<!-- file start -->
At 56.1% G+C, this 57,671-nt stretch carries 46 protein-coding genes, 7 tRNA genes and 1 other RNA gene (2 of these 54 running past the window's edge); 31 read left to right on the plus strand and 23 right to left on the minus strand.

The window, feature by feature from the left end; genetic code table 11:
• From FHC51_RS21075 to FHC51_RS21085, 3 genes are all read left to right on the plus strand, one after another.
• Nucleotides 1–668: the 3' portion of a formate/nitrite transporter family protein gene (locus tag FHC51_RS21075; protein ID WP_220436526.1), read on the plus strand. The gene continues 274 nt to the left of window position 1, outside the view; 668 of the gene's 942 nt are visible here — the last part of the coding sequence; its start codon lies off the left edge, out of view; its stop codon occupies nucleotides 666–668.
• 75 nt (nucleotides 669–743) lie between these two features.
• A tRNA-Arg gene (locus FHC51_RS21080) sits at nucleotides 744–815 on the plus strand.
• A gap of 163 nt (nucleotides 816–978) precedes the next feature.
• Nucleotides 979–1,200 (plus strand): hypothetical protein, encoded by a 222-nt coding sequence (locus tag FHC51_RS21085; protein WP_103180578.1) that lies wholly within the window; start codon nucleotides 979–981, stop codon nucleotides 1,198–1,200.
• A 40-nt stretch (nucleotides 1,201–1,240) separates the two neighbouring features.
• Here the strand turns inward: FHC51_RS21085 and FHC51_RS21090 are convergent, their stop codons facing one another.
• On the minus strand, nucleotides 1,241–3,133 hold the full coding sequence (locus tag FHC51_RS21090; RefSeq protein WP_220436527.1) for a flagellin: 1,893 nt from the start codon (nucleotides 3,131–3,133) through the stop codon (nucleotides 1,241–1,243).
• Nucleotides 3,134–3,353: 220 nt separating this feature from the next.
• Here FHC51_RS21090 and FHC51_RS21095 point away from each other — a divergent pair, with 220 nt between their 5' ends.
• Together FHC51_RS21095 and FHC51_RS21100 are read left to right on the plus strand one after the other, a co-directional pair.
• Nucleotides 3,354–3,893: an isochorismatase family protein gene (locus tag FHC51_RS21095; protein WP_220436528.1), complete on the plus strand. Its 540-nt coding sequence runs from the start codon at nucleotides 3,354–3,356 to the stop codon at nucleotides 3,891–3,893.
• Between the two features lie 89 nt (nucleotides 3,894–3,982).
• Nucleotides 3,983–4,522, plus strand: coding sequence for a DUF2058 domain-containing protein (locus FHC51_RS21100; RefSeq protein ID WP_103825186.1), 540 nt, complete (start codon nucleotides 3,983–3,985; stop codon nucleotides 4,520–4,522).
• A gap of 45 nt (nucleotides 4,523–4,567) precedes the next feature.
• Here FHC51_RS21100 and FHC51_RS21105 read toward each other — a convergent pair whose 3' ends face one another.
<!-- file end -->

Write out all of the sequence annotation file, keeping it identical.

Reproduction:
At 56.1% G+C, this 57,671-nt stretch carries 46 protein-coding genes, 7 tRNA genes and 1 other RNA gene (2 of these 54 running past the window's edge); 31 read left to right on the plus strand and 23 right to left on the minus strand.

The window, feature by feature from the left end; genetic code table 11:
• From FHC51_RS21075 to FHC51_RS21085, 3 genes are all read left to right on the plus strand, one after another.
• Nucleotides 1–668: the 3' portion of a formate/nitrite transporter family protein gene (locus tag FHC51_RS21075; protein ID WP_220436526.1), read on the plus strand. The gene continues 274 nt to the left of window position 1, outside the view; 668 of the gene's 942 nt are visible here — the last part of the coding sequence; its start codon lies off the left edge, out of view; its stop codon occupies nucleotides 666–668.
• 75 nt (nucleotides 669–743) lie between these two features.
• A tRNA-Arg gene (locus FHC51_RS21080) sits at nucleotides 744–815 on the plus strand.
• A gap of 163 nt (nucleotides 816–978) precedes the next feature.
• Nucleotides 979–1,200 (plus strand): hypothetical protein, encoded by a 222-nt coding sequence (locus tag FHC51_RS21085; protein WP_103180578.1) that lies wholly within the window; start codon nucleotides 979–981, stop codon nucleotides 1,198–1,200.
• A 40-nt stretch (nucleotides 1,201–1,240) separates the two neighbouring features.
• Here the strand turns inward: FHC51_RS21085 and FHC51_RS21090 are convergent, their stop codons facing one another.
• On the minus strand, nucleotides 1,241–3,133 hold the full coding sequence (locus tag FHC51_RS21090; RefSeq protein WP_220436527.1) for a flagellin: 1,893 nt from the start codon (nucleotides 3,131–3,133) through the stop codon (nucleotides 1,241–1,243).
• Nucleotides 3,134–3,353: 220 nt separating this feature from the next.
• Here FHC51_RS21090 and FHC51_RS21095 point away from each other — a divergent pair, with 220 nt between their 5' ends.
• Together FHC51_RS21095 and FHC51_RS21100 are read left to right on the plus strand one after the other, a co-directional pair.
• Nucleotides 3,354–3,893: an isochorismatase family protein gene (locus tag FHC51_RS21095; protein WP_220436528.1), complete on the plus strand. Its 540-nt coding sequence runs from the start codon at nucleotides 3,354–3,356 to the stop codon at nucleotides 3,891–3,893.
• Between the two features lie 89 nt (nucleotides 3,894–3,982).
• Nucleotides 3,983–4,522, plus strand: coding sequence for a DUF2058 domain-containing protein (locus FHC51_RS21100; RefSeq protein ID WP_103825186.1), 540 nt, complete (start codon nucleotides 3,983–3,985; stop codon nucleotides 4,520–4,522).
• A gap of 45 nt (nucleotides 4,523–4,567) precedes the next feature.
• Here FHC51_RS21100 and FHC51_RS21105 read toward each other — a convergent pair whose 3' ends face one another.